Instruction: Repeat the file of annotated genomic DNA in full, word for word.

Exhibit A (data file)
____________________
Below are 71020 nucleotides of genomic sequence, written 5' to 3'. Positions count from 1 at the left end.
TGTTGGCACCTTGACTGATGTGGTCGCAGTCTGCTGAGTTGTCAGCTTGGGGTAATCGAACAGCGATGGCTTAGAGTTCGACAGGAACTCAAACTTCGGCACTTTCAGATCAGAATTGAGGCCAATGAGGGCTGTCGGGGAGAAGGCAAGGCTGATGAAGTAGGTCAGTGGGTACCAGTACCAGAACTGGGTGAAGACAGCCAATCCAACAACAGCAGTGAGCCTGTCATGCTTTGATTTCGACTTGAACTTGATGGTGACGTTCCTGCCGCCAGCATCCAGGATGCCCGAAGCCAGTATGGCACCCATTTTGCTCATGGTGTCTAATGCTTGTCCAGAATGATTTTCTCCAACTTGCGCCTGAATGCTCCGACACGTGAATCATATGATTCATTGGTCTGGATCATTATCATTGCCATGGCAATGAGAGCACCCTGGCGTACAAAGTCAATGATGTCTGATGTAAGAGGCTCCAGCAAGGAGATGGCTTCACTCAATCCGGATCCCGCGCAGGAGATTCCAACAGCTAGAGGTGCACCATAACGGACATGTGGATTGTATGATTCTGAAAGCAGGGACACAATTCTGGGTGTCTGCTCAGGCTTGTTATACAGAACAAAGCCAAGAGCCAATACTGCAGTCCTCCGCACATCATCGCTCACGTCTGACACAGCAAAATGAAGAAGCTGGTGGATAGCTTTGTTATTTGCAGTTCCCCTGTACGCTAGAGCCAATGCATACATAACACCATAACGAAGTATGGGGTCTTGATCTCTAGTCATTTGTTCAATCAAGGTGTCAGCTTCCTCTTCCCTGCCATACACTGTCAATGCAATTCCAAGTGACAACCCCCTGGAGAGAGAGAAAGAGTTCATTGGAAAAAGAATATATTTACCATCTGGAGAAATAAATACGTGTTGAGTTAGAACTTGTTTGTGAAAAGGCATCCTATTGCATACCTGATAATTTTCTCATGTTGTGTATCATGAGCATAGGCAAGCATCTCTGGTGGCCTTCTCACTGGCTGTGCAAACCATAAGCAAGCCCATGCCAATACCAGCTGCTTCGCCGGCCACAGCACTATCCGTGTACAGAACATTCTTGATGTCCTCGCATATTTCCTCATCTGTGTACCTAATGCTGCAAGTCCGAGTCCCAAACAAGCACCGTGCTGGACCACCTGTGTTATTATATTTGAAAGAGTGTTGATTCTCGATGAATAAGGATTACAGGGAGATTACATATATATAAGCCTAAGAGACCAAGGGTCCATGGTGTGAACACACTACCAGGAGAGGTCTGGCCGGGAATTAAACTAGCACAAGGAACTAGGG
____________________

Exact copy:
Below are 71020 nucleotides of genomic sequence, written 5' to 3'. Positions count from 1 at the left end.
TGTTGGCACCTTGACTGATGTGGTCGCAGTCTGCTGAGTTGTCAGCTTGGGGTAATCGAACAGCGATGGCTTAGAGTTCGACAGGAACTCAAACTTCGGCACTTTCAGATCAGAATTGAGGCCAATGAGGGCTGTCGGGGAGAAGGCAAGGCTGATGAAGTAGGTCAGTGGGTACCAGTACCAGAACTGGGTGAAGACAGCCAATCCAACAACAGCAGTGAGCCTGTCATGCTTTGATTTCGACTTGAACTTGATGGTGACGTTCCTGCCGCCAGCATCCAGGATGCCCGAAGCCAGTATGGCACCCATTTTGCTCATGGTGTCTAATGCTTGTCCAGAATGATTTTCTCCAACTTGCGCCTGAATGCTCCGACACGTGAATCATATGATTCATTGGTCTGGATCATTATCATTGCCATGGCAATGAGAGCACCCTGGCGTACAAAGTCAATGATGTCTGATGTAAGAGGCTCCAGCAAGGAGATGGCTTCACTCAATCCGGATCCCGCGCAGGAGATTCCAACAGCTAGAGGTGCACCATAACGGACATGTGGATTGTATGATTCTGAAAGCAGGGACACAATTCTGGGTGTCTGCTCAGGCTTGTTATACAGAACAAAGCCAAGAGCCAATACTGCAGTCCTCCGCACATCATCGCTCACGTCTGACACAGCAAAATGAAGAAGCTGGTGGATAGCTTTGTTATTTGCAGTTCCCCTGTACGCTAGAGCCAATGCATACATAACACCATAACGAAGTATGGGGTCTTGATCTCTAGTCATTTGTTCAATCAAGGTGTCAGCTTCCTCTTCCCTGCCATACACTGTCAATGCAATTCCAAGTGACAACCCCCTGGAGAGAGAGAAAGAGTTCATTGGAAAAAGAATATATTTACCATCTGGAGAAATAAATACGTGTTGAGTTAGAACTTGTTTGTGAAAAGGCATCCTATTGCATACCTGATAATTTTCTCATGTTGTGTATCATGAGCATAGGCAAGCATCTCTGGTGGCCTTCTCACTGGCTGTGCAAACCATAAGCAAGCCCATGCCAATACCAGCTGCTTCGCCGGCCACAGCACTATCCGTGTACAGAACATTCTTGATGTCCTCGCATATTTCCTCATCTGTGTACCTAATGCTGCAAGTCCGAGTCCCAAACAAGCACCGTGCTGGACCACCTGTGTTATTATATTTGAAAGAGTGTTGATTCTCGATGAATAAGGATTACAGGGAGATTACATATATATAAGCCTAAGAGACCAAGGGTCCATGGTGTGAACACACTACCAGGAGAGGTCTGGCCGGGAATTAAACTAGCACAAGGAACTAGGG